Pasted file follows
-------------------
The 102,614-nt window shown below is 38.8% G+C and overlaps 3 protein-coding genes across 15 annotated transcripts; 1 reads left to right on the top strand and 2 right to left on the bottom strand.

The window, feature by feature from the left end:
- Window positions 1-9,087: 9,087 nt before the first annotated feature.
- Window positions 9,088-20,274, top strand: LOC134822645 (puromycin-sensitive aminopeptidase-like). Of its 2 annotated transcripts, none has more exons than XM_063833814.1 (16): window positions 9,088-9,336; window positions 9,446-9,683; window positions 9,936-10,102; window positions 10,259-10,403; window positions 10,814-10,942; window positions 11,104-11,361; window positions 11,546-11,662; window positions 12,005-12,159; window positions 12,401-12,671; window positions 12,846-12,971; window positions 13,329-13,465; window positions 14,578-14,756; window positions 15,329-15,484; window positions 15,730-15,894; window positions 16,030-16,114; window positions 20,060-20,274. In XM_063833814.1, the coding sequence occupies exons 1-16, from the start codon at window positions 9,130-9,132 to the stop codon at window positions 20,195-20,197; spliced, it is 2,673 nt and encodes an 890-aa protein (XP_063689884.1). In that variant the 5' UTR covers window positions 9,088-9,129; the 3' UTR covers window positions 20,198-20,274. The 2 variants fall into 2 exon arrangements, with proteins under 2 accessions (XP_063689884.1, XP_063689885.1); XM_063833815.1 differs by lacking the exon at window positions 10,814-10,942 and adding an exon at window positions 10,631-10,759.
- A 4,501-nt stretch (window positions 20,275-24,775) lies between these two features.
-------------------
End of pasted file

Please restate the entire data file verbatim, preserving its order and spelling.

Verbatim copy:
The 102,614-nt window shown below is 38.8% G+C and overlaps 3 protein-coding genes across 15 annotated transcripts; 1 reads left to right on the top strand and 2 right to left on the bottom strand.

The window, feature by feature from the left end:
- Window positions 1-9,087: 9,087 nt before the first annotated feature.
- Window positions 9,088-20,274, top strand: LOC134822645 (puromycin-sensitive aminopeptidase-like). Of its 2 annotated transcripts, none has more exons than XM_063833814.1 (16): window positions 9,088-9,336; window positions 9,446-9,683; window positions 9,936-10,102; window positions 10,259-10,403; window positions 10,814-10,942; window positions 11,104-11,361; window positions 11,546-11,662; window positions 12,005-12,159; window positions 12,401-12,671; window positions 12,846-12,971; window positions 13,329-13,465; window positions 14,578-14,756; window positions 15,329-15,484; window positions 15,730-15,894; window positions 16,030-16,114; window positions 20,060-20,274. In XM_063833814.1, the coding sequence occupies exons 1-16, from the start codon at window positions 9,130-9,132 to the stop codon at window positions 20,195-20,197; spliced, it is 2,673 nt and encodes an 890-aa protein (XP_063689884.1). In that variant the 5' UTR covers window positions 9,088-9,129; the 3' UTR covers window positions 20,198-20,274. The 2 variants fall into 2 exon arrangements, with proteins under 2 accessions (XP_063689884.1, XP_063689885.1); XM_063833815.1 differs by lacking the exon at window positions 10,814-10,942 and adding an exon at window positions 10,631-10,759.
- A 4,501-nt stretch (window positions 20,275-24,775) lies between these two features.